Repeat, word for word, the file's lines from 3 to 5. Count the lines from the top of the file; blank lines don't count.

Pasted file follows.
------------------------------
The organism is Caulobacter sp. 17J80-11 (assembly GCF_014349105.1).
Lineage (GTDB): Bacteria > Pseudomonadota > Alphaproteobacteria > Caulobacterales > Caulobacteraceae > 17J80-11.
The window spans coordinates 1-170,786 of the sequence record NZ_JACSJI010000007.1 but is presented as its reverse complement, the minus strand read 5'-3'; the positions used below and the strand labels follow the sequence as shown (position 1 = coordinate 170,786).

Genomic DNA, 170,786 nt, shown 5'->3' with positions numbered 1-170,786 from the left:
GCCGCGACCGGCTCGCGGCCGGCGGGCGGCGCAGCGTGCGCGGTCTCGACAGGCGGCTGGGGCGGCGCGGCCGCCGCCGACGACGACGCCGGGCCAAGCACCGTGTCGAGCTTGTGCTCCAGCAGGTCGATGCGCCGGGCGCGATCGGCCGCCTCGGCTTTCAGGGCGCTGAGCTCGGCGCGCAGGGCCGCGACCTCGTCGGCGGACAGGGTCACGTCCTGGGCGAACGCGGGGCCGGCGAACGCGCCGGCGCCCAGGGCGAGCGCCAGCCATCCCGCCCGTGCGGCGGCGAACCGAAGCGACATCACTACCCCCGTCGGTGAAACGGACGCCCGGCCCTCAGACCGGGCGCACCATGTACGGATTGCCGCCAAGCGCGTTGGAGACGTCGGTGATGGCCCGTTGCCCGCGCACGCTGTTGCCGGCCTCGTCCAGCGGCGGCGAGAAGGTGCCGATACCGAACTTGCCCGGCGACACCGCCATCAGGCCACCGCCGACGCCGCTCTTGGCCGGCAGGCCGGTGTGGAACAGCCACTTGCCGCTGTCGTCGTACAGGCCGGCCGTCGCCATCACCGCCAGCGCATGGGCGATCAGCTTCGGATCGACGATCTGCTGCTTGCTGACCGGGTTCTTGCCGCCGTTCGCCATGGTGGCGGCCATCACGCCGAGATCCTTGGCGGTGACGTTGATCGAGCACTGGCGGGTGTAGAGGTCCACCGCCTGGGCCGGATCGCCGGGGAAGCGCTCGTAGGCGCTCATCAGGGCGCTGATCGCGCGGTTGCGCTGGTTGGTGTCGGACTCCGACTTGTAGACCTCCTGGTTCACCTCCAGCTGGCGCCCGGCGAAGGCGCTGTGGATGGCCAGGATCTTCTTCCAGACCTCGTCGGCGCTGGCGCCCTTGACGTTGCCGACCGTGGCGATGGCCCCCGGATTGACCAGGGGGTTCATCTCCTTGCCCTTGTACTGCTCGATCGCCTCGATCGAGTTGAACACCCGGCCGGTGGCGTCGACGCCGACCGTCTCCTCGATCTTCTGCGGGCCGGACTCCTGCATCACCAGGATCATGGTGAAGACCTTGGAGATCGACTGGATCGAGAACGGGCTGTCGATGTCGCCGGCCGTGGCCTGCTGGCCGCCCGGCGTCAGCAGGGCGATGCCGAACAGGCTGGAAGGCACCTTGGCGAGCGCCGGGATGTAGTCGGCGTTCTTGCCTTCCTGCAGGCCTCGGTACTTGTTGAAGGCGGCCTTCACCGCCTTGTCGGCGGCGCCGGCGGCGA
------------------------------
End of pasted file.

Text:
The window spans coordinates 1-170,786 of the sequence record NZ_JACSJI010000007.1 but is presented as its reverse complement, the minus strand read 5'-3'; the positions used below and the strand labels follow the sequence as shown (position 1 = coordinate 170,786).

Genomic DNA, 170,786 nt, shown 5'->3' with positions numbered 1-170,786 from the left:
GCCGCGACCGGCTCGCGGCCGGCGGGCGGCGCAGCGTGCGCGGTCTCGACAGGCGGCTGGGGCGGCGCGGCCGCCGCCGACGACGACGCCGGGCCAAGCACCGTGTCGAGCTTGTGCTCCAGCAGGTCGATGCGCCGGGCGCGATCGGCCGCCTCGGCTTTCAGGGCGCTGAGCTCGGCGCGCAGGGCCGCGACCTCGTCGGCGGACAGGGTCACGTCCTGGGCGAACGCGGGGCCGGCGAACGCGCCGGCGCCCAGGGCGAGCGCCAGCCATCCCGCCCGTGCGGCGGCGAACCGAAGCGACATCACTACCCCCGTCGGTGAAACGGACGCCCGGCCCTCAGACCGGGCGCACCATGTACGGATTGCCGCCAAGCGCGTTGGAGACGTCGGTGATGGCCCGTTGCCCGCGCACGCTGTTGCCGGCCTCGTCCAGCGGCGGCGAGAAGGTGCCGATACCGAACTTGCCCGGCGACACCGCCATCAGGCCACCGCCGACGCCGCTCTTGGCCGGCAGGCCGGTGTGGAACAGCCACTTGCCGCTGTCGTCGTACAGGCCGGCCGTCGCCATCACCGCCAGCGCATGGGCGATCAGCTTCGGATCGACGATCTGCTGCTTGCTGACCGGGTTCTTGCCGCCGTTCGCCATGGTGGCGGCCATCACGCCGAGATCCTTGGCGGTGACGTTGATCGAGCACTGGCGGGTGTAGAGGTCCACCGCCTGGGCCGGATCGCCGGGGAAGCGCTCGTAGGCGCTCATCAGGGCGCTGATCGCGCGGTTGCGCTGGTTGGTGTCGGACTCCGACTTGTAGACCTCCTGGTTCACCTCCAGCTGGCGCCCGGCGAAGGCGCTGTGGATGGCCAGGATCTTCTTCCAGACCTCGTCGGCGCTGGCGCCCTTGACGTTGCCGACCGTGGCGATGGCCCCCGGATTGACCAGGGGGTTCATCTCCTTGCCCTTGTACTGCTCGATCGCCTCGATCGAGTTGAACACCCGGCCGGTGGCGTCGACGCCGACCGTCTCCTCGATCTTCTGCGGGCCGGACTCCTGCATCACCAGGATCATGGTGAAGACCTTGGAGATCGACTGGATCGAGAACGGGCTGTCGATGTCGCCGGCCGTGGCCTGCTGGCCGCCCGGCGTCAGCAGGGCGATGCCGAACAGGCTGGAAGGCACCTTGGCGAGCGCCGGGATGTAGTCGGCGTTCTTGCCTTCCTGCAGGCCTCGGTACTTGTTGAAGGCGGCCTTCACCGCCTTGTCGGCGGCGCCGGCGGCGA